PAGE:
Saturday, 7 March 2009

Restoration and Exploration: Concert for Murnau

On attending the Braunschweig International Film Festival in Brunswick, Germany in 2002, Manuel Göttsching found himself invited by the organisers to produce a score for a silent film. The idea was that the music would be performed live alongside a screening during the following year’s festival.

The silent film that most captured Göttsching’s imagination when viewed from the perspective of a potential music score was Schlöss Vogelod (Haunted Castle). Directed by the legendary F.W. Murnau in 1921, just one year before his vampire classic Nosferatu, Schlöss Vogelod is a dark, tense thriller based around an unresolved murder. A party of aristocrats gather for an annual hunt held by Lord Vögelod but they are confined to his castle as a result of torrential rain. Count Johann Oetsch arrives as an uninvited guest. Baron Safferstätt, who is also at the party is soon joined by his wife, the Baroness. The Baroness’s ex-husband was murdered several years ago and, although it was never proven, many suspect Oetsch of the crime. Count Oetsch is asked to leave and refuses. Instead he embarks on a hunt in the pouring rain. In the meantime the Baroness agrees to wait at the castle, in order meet Father Faramund, a priest, as she has something important to say.

A large source of inspiration for Manuel’s score was the work of another German musician, Willy Sommerfeld. During the 1920s Sommerfeld developed his reputation as a legend whilst working in Braunschweig cinemas, accompanying many of the greatest silent films of the time with his fine improvisational piano and violin work. Göttsching could clearly see a link between this approach and that adopted by Ash Ra Tempel with their daring improvisational live performances of the early 1970s. The original idea was to improvise an electronic score, a sort of contemporary update of Willy Sommerfeld’s methods of working with the piano. Initially Manuel began work on some pieces using drum machines and samples of whispered vocals but it soon became clear that attempting to work improvisationally with electronic equipment would be very difficult, as it would inevitably require some form of pre-programming.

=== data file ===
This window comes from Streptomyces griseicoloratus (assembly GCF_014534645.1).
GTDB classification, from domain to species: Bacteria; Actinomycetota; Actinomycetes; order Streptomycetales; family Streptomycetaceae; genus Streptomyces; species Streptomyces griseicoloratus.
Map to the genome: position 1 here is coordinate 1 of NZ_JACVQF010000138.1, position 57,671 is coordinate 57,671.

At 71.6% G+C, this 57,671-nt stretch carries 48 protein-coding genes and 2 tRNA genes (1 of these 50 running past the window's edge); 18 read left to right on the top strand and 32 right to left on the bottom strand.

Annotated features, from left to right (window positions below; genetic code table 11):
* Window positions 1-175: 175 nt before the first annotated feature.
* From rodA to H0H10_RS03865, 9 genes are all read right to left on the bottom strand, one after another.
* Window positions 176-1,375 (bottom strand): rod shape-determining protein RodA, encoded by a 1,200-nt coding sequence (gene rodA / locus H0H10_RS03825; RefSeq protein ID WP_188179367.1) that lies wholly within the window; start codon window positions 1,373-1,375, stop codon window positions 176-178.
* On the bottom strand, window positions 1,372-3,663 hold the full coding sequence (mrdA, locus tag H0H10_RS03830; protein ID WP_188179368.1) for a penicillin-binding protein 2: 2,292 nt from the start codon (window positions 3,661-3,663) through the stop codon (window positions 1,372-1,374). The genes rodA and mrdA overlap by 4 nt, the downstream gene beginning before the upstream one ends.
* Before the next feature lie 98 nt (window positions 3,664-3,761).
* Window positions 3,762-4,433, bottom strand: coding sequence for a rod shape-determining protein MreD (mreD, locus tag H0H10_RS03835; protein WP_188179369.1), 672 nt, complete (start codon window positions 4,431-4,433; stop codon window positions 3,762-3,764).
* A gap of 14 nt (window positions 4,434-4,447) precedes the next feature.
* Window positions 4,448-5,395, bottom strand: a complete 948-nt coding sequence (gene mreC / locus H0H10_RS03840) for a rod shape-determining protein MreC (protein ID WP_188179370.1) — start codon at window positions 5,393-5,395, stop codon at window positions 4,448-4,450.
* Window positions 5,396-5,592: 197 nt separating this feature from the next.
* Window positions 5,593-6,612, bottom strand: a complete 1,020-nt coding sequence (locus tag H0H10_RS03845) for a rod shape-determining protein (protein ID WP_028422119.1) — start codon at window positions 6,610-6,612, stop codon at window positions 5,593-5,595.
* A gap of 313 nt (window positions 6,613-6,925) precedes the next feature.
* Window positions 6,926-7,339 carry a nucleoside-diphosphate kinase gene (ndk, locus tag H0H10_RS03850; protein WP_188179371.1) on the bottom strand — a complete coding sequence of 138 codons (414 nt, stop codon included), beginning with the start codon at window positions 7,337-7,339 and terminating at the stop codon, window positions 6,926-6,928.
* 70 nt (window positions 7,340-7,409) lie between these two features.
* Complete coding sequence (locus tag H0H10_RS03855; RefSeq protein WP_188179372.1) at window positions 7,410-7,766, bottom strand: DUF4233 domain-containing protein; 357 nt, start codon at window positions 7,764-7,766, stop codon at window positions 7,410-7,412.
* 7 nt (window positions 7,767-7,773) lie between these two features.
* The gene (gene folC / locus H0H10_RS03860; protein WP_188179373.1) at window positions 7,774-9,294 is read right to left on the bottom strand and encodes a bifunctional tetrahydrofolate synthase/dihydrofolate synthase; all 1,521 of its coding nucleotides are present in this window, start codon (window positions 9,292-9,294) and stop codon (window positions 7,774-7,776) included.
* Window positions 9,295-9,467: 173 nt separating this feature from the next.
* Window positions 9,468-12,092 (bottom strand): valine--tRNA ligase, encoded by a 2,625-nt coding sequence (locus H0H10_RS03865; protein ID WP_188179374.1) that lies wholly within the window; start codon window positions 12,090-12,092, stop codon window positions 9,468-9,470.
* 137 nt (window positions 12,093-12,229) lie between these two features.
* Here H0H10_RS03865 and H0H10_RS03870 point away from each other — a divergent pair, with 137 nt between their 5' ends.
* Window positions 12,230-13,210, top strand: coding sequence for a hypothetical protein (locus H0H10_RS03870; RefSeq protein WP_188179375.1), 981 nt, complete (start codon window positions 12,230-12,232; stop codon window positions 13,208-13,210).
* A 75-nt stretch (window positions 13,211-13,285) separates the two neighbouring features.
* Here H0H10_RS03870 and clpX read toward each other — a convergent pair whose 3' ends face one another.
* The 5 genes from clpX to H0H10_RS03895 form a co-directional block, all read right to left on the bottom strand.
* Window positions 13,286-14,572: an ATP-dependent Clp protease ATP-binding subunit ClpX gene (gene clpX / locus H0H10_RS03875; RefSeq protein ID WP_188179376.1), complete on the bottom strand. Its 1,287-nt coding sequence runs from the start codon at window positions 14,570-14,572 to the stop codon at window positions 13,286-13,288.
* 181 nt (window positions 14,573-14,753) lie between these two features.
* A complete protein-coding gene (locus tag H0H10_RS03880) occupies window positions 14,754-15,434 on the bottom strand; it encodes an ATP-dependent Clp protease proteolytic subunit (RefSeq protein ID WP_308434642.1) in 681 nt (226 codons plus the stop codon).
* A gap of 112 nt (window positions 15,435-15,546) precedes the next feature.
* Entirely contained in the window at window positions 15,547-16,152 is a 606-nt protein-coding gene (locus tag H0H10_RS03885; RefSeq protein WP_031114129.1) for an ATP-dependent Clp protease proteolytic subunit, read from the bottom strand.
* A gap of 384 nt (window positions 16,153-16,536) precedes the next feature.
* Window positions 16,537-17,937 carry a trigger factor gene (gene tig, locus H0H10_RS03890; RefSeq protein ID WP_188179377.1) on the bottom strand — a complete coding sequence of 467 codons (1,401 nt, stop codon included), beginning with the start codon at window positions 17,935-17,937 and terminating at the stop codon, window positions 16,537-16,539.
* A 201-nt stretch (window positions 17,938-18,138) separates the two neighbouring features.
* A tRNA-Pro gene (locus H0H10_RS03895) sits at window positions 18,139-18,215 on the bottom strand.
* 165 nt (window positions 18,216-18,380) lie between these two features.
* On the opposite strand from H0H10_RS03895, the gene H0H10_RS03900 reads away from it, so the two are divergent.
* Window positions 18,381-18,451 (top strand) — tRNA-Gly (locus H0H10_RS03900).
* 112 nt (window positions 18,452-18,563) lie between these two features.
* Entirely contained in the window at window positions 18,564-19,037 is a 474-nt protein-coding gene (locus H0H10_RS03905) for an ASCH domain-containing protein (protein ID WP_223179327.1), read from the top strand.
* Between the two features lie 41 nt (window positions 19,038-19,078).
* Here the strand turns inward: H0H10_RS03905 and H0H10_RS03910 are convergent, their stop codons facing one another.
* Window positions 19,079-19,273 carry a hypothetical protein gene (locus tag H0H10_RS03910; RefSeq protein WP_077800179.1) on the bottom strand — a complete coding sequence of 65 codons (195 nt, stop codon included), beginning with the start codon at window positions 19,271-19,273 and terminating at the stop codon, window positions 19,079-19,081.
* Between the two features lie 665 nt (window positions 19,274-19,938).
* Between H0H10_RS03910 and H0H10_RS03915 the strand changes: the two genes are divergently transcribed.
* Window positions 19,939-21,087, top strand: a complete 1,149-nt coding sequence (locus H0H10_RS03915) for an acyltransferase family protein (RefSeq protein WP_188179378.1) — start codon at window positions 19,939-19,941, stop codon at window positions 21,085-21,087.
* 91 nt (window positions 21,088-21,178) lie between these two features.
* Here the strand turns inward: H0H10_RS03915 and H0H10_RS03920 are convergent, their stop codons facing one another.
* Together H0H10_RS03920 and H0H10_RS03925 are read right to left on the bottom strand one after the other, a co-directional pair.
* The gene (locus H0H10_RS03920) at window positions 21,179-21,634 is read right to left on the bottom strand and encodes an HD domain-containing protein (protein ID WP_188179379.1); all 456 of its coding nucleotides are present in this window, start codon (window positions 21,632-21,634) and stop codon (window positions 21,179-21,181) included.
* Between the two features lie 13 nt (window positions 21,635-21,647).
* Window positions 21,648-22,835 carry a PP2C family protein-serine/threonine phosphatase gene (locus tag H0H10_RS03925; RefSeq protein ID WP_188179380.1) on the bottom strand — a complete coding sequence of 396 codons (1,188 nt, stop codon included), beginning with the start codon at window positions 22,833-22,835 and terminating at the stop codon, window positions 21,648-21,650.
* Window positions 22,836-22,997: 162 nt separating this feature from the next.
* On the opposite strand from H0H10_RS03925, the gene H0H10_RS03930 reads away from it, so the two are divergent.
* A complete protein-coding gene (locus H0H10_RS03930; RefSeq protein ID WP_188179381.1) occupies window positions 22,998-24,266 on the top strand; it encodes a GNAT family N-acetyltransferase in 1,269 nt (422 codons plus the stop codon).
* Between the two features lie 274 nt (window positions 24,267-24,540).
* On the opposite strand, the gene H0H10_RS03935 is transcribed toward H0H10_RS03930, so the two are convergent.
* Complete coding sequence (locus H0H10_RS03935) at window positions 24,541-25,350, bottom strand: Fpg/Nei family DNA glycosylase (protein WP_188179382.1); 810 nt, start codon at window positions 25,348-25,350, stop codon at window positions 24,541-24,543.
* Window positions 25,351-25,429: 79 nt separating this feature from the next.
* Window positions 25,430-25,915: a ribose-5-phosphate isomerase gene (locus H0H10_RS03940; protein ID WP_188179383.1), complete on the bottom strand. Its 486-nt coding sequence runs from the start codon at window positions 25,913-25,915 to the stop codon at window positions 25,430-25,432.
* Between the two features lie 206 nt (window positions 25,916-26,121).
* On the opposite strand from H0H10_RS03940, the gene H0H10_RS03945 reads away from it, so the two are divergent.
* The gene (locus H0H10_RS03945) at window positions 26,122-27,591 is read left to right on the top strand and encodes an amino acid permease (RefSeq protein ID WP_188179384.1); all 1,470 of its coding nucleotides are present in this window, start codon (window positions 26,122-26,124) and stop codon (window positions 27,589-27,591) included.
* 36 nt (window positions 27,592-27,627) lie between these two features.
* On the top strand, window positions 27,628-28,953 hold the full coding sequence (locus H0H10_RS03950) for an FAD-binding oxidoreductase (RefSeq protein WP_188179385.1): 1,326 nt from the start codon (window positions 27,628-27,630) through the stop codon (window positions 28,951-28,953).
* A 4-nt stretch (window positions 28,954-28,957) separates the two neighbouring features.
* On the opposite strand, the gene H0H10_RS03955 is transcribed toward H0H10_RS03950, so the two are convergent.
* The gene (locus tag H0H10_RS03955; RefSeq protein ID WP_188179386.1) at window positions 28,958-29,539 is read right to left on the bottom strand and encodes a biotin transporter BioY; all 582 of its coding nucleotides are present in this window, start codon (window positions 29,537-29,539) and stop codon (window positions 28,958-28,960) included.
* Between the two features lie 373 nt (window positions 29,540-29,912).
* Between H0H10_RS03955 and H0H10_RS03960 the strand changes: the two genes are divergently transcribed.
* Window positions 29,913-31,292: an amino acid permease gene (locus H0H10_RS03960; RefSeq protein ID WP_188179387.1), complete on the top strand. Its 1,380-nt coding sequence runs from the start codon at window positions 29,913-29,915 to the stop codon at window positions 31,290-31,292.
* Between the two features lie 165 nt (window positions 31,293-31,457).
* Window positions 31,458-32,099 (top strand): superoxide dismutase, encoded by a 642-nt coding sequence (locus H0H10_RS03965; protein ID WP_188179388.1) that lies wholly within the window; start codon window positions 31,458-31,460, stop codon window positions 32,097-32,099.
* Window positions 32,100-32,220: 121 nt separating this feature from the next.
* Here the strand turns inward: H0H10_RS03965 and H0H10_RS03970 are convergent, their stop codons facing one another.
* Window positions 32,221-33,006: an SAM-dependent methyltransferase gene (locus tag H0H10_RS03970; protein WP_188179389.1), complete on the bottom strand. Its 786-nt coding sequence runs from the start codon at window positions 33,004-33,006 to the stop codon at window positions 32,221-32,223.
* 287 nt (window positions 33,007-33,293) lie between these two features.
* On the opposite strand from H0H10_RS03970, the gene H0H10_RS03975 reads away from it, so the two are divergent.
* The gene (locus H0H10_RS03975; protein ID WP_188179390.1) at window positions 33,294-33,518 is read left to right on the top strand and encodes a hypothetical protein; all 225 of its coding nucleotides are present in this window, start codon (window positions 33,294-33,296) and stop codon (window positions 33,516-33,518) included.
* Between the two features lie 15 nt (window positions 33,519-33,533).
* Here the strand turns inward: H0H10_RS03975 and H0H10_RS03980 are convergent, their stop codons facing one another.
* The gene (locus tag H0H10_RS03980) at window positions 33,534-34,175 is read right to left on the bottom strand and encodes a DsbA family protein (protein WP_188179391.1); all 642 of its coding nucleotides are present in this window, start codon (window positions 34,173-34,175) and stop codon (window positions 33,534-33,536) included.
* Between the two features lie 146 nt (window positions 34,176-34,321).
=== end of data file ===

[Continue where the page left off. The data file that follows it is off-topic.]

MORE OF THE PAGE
Manuel’s next idea was to incorporate an orchestra. This seemed particularly fitting as the piece was to be performed alongside a screening at The State Theatre of Brunswick, a venue that has an orchestra and choir to accompany musicians. Again, the improvisational format proved to be potentially problematic as large orchestras are accustomed to working with written musical scores. Göttsching also felt that his early ideas to incorporate vocal fragments would be unsuitable for a traditional orchestral and choral format. Working electronically he began to produce pieces using horn sounds to convey the hunt, one of the central themes of the film and a cello sound as a musical device to express the suffering of the Baroness.

Whilst composing music for the planned screening Manuel had been using a demo tape made from a black and white version of the film, which played at 24 f.p.s. (frames per second). Unfortunately, the restored, colorized version of the film, which was delivered in August 2003 had a corrected, much slower speed adding 20 minutes to the running time. This changed the mood of the film and much of the dramatic tension completely, meaning that the music would have to be presented in a totally different way.

Running out of time, Manuel’s classical music training was put to use, as he was able to compose and produce notation for some of chamber pieces. The score now consisted of a number of compositions played on two violins, two horns and cello by musicians from the Staatsorchester Braunschweig. Some of these compositions were unadorned, whilst for others the classical musicians were accompanied by electronic music, which Manuel later added. The three longest pieces written for the performance, which made up about half of the score were performed electronically.

Two concerts for Murnau were performed on 31st October and 1st November at the Staatstheater (National Theatre), Braunschweig, Kleines Haus by Manuel, along with the quintet of musicians from the Staatsorchester Braunschweig. The beautifully packaged CD Concert for Murnau was released by MG Art in 2005 and included 55 minutes of music from the performances. Some of the material from the concerts was not included as it was designed specifically to accompany the images and would not make sense without them. Among these fragments was a rather frantic piece titled Die Nacht. With drum and bass-like rhythms this sounds like a manic precursor to the more sedate rhythms of Trunky Groove, later released exclusively on Manuel’s Live at Mt. Fuji CD.

The released material on the Concert for Murnau CD presents a fascinating blend of electronic pieces, compositions for chamber musicians accompanied by electronics and musical vignettes for chamber orchestra alone. The music is frequently sombre and melancholy, perfectly matching the mood of the film. It is clear that Göttsching is exploring new ground here, keen not to produce music in the same mould as his earlier work. In a typically bold move there is no guitar on this album and the three extended pieces, played electronically, in no way imitate Manuel’s 1970s albums. On first listen the chamber pieces may feel like a stretch to fans of rock (and/or) electronic music but repeated listens reveal these to be highly addictive. Auf zur Jagd is simply gorgeous, whilst Accused is both claustrophobic and compelling. Manuel Göttsching has recently stated that his next studio project may involve an orchestra and on this fine form we can only hope that this is the case.

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